This post was written by Amy Fenollosa, Director of Learning at The Latimer Group
Have you ever been captivated by a story? So immersed that you felt like you were actually there? On a recent road trip with my middle school sons, I happened upon a story on the radio that captured us all.
The story transported us — as humans, our brains are conditioned to listen to stories. Throughout history, information has been shared orally. Stories can be engaging and interesting to listen to, but they’re also powerful ways to convey information. People remember stories.
When you’re preparing for your next meeting, consider including a story. If you have extraordinary data that you’d like to present, think of the detail behind the numbers. Can you weave a narrative for your audience rather than reciting from a spreadsheet? If you need to introduce yourself to a new group of people, instead of rattling off your resume, think of a short story that will demonstrate a little bit about who you are and what’s important to you.
Our model for storytelling provides a few steps to get you started:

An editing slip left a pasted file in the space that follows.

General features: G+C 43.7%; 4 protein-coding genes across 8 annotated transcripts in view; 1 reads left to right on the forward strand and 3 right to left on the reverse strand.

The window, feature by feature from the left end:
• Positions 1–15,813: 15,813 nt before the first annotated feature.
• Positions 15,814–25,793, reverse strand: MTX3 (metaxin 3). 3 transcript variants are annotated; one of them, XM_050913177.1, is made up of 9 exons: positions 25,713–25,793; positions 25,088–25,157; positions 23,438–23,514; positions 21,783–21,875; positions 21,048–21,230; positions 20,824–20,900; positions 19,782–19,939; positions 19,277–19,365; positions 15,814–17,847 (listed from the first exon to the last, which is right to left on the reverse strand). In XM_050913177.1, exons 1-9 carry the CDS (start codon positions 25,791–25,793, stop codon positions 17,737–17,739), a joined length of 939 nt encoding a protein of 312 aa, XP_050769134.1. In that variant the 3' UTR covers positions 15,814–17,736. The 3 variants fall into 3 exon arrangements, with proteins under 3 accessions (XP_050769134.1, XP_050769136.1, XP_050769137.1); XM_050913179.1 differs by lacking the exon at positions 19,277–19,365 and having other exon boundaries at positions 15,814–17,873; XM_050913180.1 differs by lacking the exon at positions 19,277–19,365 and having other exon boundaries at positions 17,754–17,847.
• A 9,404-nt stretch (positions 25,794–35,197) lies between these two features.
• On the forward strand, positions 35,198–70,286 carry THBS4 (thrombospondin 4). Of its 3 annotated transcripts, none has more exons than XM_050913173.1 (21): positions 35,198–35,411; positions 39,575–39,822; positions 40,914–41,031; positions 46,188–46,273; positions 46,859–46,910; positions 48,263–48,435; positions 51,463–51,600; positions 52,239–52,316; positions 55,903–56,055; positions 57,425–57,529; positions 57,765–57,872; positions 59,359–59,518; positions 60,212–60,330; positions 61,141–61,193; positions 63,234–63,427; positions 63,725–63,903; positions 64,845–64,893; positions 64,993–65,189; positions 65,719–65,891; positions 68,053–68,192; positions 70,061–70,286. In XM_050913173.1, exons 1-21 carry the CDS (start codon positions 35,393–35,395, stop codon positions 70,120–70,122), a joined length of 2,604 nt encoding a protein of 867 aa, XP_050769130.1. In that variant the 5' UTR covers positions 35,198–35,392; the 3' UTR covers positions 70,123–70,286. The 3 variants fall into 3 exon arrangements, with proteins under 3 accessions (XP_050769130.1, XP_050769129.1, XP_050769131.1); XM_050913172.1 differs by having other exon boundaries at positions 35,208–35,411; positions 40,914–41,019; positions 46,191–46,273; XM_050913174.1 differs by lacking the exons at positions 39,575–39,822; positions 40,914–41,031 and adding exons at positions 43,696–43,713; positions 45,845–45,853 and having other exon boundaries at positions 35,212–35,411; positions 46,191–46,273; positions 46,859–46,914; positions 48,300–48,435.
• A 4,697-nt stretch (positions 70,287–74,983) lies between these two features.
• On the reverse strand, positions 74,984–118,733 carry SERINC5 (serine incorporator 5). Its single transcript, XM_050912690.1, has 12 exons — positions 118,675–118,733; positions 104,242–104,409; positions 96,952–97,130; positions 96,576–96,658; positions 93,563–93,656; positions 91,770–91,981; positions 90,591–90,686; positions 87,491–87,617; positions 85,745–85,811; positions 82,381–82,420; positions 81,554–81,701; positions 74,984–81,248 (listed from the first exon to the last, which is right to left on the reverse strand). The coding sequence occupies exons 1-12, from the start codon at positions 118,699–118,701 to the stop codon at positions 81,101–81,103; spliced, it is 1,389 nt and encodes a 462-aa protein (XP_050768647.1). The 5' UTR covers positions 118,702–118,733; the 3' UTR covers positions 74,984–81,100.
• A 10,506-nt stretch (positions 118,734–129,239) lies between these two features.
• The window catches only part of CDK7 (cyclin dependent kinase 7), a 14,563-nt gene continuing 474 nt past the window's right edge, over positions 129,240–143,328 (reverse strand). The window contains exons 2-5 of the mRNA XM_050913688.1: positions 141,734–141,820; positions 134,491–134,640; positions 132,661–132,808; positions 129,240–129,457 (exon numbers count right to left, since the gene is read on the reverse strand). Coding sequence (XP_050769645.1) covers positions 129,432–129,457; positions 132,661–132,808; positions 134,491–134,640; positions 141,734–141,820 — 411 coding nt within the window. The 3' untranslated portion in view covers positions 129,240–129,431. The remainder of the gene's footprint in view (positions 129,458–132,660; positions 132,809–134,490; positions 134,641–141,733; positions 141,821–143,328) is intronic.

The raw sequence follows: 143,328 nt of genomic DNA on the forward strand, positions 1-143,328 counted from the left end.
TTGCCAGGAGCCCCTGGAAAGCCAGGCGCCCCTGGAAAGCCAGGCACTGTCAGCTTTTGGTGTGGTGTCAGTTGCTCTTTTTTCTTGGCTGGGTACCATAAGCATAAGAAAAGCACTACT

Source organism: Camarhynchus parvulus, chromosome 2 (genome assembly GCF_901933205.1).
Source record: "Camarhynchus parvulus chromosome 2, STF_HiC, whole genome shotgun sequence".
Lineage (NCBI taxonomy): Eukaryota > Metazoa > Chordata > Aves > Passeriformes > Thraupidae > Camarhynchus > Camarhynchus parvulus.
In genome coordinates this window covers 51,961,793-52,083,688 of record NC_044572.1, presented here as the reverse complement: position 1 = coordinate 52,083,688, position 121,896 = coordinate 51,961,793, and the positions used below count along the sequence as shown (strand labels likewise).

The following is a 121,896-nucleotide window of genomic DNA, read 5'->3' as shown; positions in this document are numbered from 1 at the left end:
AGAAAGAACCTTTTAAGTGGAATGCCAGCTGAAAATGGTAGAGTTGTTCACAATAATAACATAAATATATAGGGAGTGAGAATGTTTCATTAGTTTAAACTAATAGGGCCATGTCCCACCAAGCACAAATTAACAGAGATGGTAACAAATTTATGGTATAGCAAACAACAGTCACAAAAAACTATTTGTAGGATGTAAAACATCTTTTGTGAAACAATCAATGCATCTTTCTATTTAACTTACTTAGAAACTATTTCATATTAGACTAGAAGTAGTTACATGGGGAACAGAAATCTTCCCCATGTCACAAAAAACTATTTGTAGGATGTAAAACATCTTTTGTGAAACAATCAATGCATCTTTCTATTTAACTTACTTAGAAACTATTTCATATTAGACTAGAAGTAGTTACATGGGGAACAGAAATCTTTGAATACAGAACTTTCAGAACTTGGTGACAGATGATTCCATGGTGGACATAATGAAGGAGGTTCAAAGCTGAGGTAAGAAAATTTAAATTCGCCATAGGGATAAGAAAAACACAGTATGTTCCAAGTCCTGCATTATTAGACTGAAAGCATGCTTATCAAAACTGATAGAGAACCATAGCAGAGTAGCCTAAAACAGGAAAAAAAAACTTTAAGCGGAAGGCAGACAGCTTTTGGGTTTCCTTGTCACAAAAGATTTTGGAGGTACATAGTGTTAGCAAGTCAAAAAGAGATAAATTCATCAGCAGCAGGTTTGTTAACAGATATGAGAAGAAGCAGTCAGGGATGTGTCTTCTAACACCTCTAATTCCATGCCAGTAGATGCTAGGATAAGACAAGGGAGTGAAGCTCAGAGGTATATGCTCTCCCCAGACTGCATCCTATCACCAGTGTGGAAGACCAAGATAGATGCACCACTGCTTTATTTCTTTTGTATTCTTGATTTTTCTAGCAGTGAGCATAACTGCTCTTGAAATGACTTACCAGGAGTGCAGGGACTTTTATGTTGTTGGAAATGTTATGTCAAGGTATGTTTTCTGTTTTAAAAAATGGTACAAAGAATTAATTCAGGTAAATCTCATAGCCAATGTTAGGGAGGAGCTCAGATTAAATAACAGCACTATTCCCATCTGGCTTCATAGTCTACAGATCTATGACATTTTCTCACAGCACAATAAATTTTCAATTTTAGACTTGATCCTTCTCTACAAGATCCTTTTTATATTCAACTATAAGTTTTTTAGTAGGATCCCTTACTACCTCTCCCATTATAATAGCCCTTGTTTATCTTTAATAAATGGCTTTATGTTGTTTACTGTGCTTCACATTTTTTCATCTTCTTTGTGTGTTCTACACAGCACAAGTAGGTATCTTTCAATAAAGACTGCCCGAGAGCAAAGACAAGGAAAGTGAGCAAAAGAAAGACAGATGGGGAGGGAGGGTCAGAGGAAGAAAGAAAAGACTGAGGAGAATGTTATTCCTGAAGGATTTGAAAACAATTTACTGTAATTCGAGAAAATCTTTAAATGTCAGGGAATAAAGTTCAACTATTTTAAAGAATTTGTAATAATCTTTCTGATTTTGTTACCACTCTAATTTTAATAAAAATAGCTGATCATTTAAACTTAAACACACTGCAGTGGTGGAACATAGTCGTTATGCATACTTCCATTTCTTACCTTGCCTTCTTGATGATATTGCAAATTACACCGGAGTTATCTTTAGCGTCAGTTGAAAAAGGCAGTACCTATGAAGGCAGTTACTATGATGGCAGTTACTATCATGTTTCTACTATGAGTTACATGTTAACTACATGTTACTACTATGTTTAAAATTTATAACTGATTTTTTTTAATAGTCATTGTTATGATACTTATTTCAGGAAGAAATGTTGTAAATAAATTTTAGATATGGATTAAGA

- What’s your goal? What are you trying to accomplish? Be clear about your goal when you begin to choose a story.
- Think of the story themes to choose from. Scroll through the repertoire of experiences in your life and recall events that will demonstrate your message.
- Consider the impact: What will the audience remember? How will they feel? Will you inspire action? Determine the outcome you hope to achieve.
Once you’ve outlined your goal, chosen a theme, and determined an impact, map your story using the Story Board Method. Practice it. Do a dry run with a colleague. And when you’re ready, try incorporating your story into your next meeting, the response may surprise you. Tell us about it! Email: AEFenollosa@thelatimergroup.com